A Weekend in Boston

Text by Janice Randall Rohlf

There are vacations and staycations. But what if you just want to get out of your house for a couple of days, and have a total change of scenery without dealing with trains or planes? For someone like me who lives 60 miles outside of Boston, a night or two in the city is just enough to recharge my batteries by plugging in to the buzz of an urban setting. I recently had the opportunity to join a group of fellow media types for such a weekend and highly suggest the itinerary we followed as a template for creating your very own personalized getaway.

Where to Stay: The Royal Sonesta Hotel (Sonesta.com/Boston) is something of an icon, commanding a perch on the Charles River from which it’s easy to get to Harvard Square in one direction and downtown Boston in the other. Let’s call it the best of both worlds. One of the nice things about an abbreviated vacation like this is that, if you’re so inclined, you can splurge on a room without breaking the bank. The Sonesta’s newly renovated executive suites, with a modern yet warm vibe, have all the “ooh and aah” elements you need to feel pampered, including separate dining and parlor areas, two TVs and an amazing, huge LED-lit mirror in the bathroom. When you tire of admiring how nice that mirror makes you look, the views of the Charles River and Cambridge and Boston skylines are unparalleled.

View from the Royal Sonesta


Where to Eat: Especially for a short stay, it’s a real treat when a hotel’s own dining is so good you don’t feel like you have to spend precious vacation time combing through online resources like Yelp and Eater. The Royal Sonesta’s ArtBar (artbarcambridge.com) recently unveiled an exciting new look and seasonal menu that are attracting the attention of locals as well as out-of-towners who enjoy having the option of dining outside—on the patio, at the bar or, perhaps most fun, at a fire pit table sharing plates like chilaquiles with pulled duck confit, loaded fries and s’mores (the marshmallows are made in house) served in campfire skillets. Choosing to eat indoors, however, is far from a consolation prize. On the contrary, the dining room redesigned by db2/ARCHitecture rocks a new light color palette that puts the art—it’s called ArtBar, after all—at the forefront. This is not your grandmother’s hotel art collection. With one of the first corporate hotel programs dedicated to original art, Royal Sonesta Boston features original art by many of the most vital and respected contemporary artists of our time including Andy Warhol, Aaron Fink and Dennis Croteau.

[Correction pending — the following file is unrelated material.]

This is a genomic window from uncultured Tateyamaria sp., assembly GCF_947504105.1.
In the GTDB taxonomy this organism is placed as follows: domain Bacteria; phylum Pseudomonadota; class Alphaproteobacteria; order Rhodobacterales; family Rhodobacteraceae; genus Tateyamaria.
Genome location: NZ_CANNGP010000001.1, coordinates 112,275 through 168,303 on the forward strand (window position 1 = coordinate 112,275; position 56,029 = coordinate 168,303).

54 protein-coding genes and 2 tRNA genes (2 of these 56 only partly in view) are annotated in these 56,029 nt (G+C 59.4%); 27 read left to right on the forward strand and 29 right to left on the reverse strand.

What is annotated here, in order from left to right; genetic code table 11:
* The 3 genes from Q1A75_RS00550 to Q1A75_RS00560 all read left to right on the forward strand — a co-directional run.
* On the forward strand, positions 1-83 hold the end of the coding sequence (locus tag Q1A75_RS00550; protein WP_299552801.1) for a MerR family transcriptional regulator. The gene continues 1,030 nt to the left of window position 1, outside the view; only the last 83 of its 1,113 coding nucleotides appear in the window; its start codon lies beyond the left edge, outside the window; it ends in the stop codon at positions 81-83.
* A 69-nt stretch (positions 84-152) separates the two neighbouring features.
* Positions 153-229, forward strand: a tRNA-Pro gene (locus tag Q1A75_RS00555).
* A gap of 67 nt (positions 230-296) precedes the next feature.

The ArtBar overlooking the Charles River.


What to Do: We opted to head into Beantown for a Boston Brunch Cruise (boston-sailing.com) and, because it was a nice day, set out on foot, following the Rose Kennedy Greenway most of the way to our destination, Rowes Wharf, just behind the Boston Harbor Hotel. If hoofing it is not your idea of fun, you can hop on the T’s Red Line at the nearby Charles Street Station, get off at South Station, and walk about five minutes from there. Docked at Rowes Wharf is the Classic Harbor Line’s “Northern Lights,” a 1920s-style luxury motor yacht, which we boarded for a cruise that took us out into Boston Harbor for 2 ½ hours of a narrated tour of the Boston Harbor Islands punctuated by what I’ll call “pre-brunch,” brunch and dessert. Pace yourself, as the food spreads are varied and generous, thanks to Northern Lights’ new onboard chef, Nick Clayton. A cash bar offers the usual libations as well as specialty cocktails.

Classic Harbor Line’s “Northern Lights”


What to Do Next: Back on solid ground, we set out on foot once again, this time to the new, Boston outpost of City Winery (citywinery.com/boston), an intimate concert venue, working urban winery, restaurant and private event space that already has successful locations in NYC, Nashville, Chicago, Atlanta and Washington, D.C. One fun option is to take a behind-the-scenes wine tour and tasting, like we did. Winemaker Stephen Feke, a walking, talking encyclopedia of wine making, is a hoot! He can answer any question about wine that you might have. Wine aside, if you can’t find a way be entertained in this rustic-chic multidimensional 30,000-square-foot food-drink-music mecca, there’s a problem. Nab a ticket to one of the almost nightly live performances, or you can just pull up a chair at the bar for one of a dozen wines on tap (more wines, beer and spirits are also available) and a Share Plate of Mediterranean-inspired food (think wild mushroom flatbread and risotto balls with arrabbiata sauce).  Or simply enjoy a meal with friends in the cozily contemporary restaurant. You can thank us later!

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